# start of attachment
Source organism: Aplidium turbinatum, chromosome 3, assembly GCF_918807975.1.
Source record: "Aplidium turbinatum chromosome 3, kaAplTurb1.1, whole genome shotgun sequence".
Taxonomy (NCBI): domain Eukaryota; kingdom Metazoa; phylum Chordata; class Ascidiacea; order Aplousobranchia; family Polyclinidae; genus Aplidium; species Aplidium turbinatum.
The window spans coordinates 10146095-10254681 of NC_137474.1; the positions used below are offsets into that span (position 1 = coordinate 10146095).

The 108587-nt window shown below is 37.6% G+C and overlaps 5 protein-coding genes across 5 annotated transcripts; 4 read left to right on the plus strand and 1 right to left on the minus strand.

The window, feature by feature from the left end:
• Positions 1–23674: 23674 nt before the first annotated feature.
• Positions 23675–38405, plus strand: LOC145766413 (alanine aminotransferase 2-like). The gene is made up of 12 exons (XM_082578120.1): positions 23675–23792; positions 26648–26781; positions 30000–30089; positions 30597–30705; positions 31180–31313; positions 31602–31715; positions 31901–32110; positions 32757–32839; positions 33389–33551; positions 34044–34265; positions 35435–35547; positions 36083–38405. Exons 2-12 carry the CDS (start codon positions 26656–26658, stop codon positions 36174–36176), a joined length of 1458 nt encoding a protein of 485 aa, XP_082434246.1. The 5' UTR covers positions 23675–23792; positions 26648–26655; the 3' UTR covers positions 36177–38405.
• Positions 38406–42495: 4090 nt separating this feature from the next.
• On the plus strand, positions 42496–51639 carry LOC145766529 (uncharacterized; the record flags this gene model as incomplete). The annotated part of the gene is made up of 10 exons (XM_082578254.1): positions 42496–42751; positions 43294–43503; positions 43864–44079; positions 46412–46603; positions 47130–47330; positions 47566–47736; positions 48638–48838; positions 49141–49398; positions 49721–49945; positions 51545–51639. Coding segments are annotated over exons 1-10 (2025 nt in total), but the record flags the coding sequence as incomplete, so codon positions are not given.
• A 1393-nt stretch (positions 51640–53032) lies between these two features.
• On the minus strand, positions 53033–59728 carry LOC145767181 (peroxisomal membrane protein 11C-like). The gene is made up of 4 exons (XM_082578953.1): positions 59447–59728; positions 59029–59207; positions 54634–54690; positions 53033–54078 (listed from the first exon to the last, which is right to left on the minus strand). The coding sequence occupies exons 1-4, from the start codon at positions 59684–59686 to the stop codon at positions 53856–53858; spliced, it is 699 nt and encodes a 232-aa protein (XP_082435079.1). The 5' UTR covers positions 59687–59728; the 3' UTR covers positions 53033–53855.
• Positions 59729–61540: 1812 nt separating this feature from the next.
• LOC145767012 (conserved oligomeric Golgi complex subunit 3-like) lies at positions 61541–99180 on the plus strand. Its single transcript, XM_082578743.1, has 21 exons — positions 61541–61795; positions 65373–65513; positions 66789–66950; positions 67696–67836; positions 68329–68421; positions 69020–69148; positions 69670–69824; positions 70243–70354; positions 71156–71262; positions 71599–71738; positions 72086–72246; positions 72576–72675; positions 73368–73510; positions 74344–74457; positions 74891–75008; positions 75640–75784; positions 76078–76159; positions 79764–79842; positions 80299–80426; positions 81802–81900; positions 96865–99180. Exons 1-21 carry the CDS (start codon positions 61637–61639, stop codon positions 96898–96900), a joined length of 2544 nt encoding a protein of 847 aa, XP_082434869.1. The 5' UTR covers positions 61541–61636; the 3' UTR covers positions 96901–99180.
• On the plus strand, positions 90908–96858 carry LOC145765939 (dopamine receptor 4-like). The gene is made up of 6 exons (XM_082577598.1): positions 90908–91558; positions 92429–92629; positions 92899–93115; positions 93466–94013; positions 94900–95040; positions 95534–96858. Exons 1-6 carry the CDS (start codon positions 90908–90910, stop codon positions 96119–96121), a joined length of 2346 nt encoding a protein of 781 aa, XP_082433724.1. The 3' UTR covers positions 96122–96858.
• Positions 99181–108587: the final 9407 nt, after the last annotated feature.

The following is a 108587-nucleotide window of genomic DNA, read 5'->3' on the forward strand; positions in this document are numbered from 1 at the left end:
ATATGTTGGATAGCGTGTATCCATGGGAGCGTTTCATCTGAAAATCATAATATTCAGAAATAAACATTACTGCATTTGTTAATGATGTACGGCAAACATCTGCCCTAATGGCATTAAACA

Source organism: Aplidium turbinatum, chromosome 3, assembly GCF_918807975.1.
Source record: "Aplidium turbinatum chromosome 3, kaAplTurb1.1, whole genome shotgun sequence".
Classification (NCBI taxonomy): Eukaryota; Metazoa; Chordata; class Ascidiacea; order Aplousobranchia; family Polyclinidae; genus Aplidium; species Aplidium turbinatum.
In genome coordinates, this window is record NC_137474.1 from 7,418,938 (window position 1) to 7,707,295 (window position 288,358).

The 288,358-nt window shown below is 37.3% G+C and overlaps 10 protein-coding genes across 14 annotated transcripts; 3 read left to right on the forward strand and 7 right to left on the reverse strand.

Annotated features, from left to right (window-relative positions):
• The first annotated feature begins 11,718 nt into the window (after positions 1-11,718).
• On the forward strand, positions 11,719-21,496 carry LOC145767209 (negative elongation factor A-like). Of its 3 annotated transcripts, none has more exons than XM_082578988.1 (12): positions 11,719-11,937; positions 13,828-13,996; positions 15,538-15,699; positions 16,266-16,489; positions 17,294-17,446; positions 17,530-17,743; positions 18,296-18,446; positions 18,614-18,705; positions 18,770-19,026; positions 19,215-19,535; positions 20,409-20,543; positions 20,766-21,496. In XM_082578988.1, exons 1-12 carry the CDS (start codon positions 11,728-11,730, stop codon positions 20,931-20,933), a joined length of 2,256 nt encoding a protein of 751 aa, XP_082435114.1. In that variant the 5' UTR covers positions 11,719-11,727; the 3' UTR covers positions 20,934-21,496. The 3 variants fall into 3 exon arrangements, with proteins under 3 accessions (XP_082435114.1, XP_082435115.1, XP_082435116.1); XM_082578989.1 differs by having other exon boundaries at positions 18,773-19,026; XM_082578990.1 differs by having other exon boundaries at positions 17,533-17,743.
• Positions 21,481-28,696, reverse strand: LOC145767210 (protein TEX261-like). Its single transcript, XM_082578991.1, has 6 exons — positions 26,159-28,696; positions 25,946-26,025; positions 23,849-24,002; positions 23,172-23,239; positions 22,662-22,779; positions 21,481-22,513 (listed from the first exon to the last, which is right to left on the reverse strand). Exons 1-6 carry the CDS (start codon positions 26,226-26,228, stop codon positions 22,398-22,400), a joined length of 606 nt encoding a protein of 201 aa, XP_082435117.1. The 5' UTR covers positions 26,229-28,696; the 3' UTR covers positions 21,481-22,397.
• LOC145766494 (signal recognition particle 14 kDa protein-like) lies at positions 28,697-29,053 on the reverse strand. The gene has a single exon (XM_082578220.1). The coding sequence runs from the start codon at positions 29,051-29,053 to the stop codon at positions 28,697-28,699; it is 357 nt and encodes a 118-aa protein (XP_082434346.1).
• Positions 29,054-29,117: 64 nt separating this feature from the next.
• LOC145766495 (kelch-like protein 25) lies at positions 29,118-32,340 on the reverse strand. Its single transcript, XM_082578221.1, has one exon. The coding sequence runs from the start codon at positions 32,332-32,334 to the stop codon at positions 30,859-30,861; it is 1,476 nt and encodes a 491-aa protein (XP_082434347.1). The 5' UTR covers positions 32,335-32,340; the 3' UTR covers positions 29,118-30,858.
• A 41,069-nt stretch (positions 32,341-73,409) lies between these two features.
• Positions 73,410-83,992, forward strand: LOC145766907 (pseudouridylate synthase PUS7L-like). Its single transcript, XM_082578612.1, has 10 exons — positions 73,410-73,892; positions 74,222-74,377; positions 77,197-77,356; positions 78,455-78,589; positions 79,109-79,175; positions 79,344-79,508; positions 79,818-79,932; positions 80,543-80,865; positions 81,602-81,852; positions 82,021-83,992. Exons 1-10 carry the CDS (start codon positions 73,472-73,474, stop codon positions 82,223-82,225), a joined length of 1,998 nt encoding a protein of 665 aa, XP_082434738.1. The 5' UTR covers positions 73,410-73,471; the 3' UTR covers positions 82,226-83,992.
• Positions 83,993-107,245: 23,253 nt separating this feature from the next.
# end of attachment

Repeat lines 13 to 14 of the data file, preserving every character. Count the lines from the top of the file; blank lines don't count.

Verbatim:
• Positions 59729–61540: 1812 nt separating this feature from the next.
• LOC145767012 (conserved oligomeric Golgi complex subunit 3-like) lies at positions 61541–99180 on the plus strand. Its single transcript, XM_082578743.1, has 21 exons — positions 61541–61795; positions 65373–65513; positions 66789–66950; positions 67696–67836; positions 68329–68421; positions 69020–69148; positions 69670–69824; positions 70243–70354; positions 71156–71262; positions 71599–71738; positions 72086–72246; positions 72576–72675; positions 73368–73510; positions 74344–74457; positions 74891–75008; positions 75640–75784; positions 76078–76159; positions 79764–79842; positions 80299–80426; positions 81802–81900; positions 96865–99180. Exons 1-21 carry the CDS (start codon positions 61637–61639, stop codon positions 96898–96900), a joined length of 2544 nt encoding a protein of 847 aa, XP_082434869.1. The 5' UTR covers positions 61541–61636; the 3' UTR covers positions 96901–99180.